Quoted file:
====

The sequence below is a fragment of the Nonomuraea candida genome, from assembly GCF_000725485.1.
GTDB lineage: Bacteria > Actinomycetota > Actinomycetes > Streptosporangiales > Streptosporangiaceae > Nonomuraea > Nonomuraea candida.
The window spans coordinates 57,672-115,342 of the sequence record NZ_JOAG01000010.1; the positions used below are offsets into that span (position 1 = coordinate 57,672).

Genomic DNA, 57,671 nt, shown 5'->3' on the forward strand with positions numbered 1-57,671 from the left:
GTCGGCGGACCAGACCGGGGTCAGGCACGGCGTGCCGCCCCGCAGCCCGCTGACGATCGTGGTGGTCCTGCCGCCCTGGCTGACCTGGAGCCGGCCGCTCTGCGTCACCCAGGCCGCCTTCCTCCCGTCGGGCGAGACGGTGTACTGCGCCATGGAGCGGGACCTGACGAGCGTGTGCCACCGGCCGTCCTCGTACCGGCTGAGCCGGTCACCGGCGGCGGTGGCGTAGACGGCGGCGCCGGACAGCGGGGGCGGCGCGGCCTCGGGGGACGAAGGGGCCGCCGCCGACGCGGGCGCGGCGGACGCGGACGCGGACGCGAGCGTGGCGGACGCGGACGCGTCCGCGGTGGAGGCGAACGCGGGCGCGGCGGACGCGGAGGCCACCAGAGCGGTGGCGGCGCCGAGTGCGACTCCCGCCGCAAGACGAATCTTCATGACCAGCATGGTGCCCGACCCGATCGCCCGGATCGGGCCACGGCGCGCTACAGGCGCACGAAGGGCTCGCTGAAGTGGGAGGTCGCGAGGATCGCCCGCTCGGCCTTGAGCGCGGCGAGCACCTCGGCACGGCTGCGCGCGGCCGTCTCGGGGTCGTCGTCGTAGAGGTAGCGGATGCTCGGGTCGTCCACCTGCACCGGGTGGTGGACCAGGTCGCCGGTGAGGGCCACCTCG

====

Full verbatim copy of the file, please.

The sequence below is a fragment of the Nonomuraea candida genome, from assembly GCF_000725485.1.
GTDB lineage: Bacteria > Actinomycetota > Actinomycetes > Streptosporangiales > Streptosporangiaceae > Nonomuraea > Nonomuraea candida.
The window spans coordinates 57,672-115,342 of the sequence record NZ_JOAG01000010.1; the positions used below are offsets into that span (position 1 = coordinate 57,672).

Genomic DNA, 57,671 nt, shown 5'->3' on the forward strand with positions numbered 1-57,671 from the left:
GTCGGCGGACCAGACCGGGGTCAGGCACGGCGTGCCGCCCCGCAGCCCGCTGACGATCGTGGTGGTCCTGCCGCCCTGGCTGACCTGGAGCCGGCCGCTCTGCGTCACCCAGGCCGCCTTCCTCCCGTCGGGCGAGACGGTGTACTGCGCCATGGAGCGGGACCTGACGAGCGTGTGCCACCGGCCGTCCTCGTACCGGCTGAGCCGGTCACCGGCGGCGGTGGCGTAGACGGCGGCGCCGGACAGCGGGGGCGGCGCGGCCTCGGGGGACGAAGGGGCCGCCGCCGACGCGGGCGCGGCGGACGCGGACGCGGACGCGAGCGTGGCGGACGCGGACGCGTCCGCGGTGGAGGCGAACGCGGGCGCGGCGGACGCGGAGGCCACCAGAGCGGTGGCGGCGCCGAGTGCGACTCCCGCCGCAAGACGAATCTTCATGACCAGCATGGTGCCCGACCCGATCGCCCGGATCGGGCCACGGCGCGCTACAGGCGCACGAAGGGCTCGCTGAAGTGGGAGGTCGCGAGGATCGCCCGCTCGGCCTTGAGCGCGGCGAGCACCTCGGCACGGCTGCGCGCGGCCGTCTCGGGGTCGTCGTCGTAGAGGTAGCGGATGCTCGGGTCGTCCACCTGCACCGGGTGGTGGACCAGGTCGCCGGTGAGGGCCACCTCG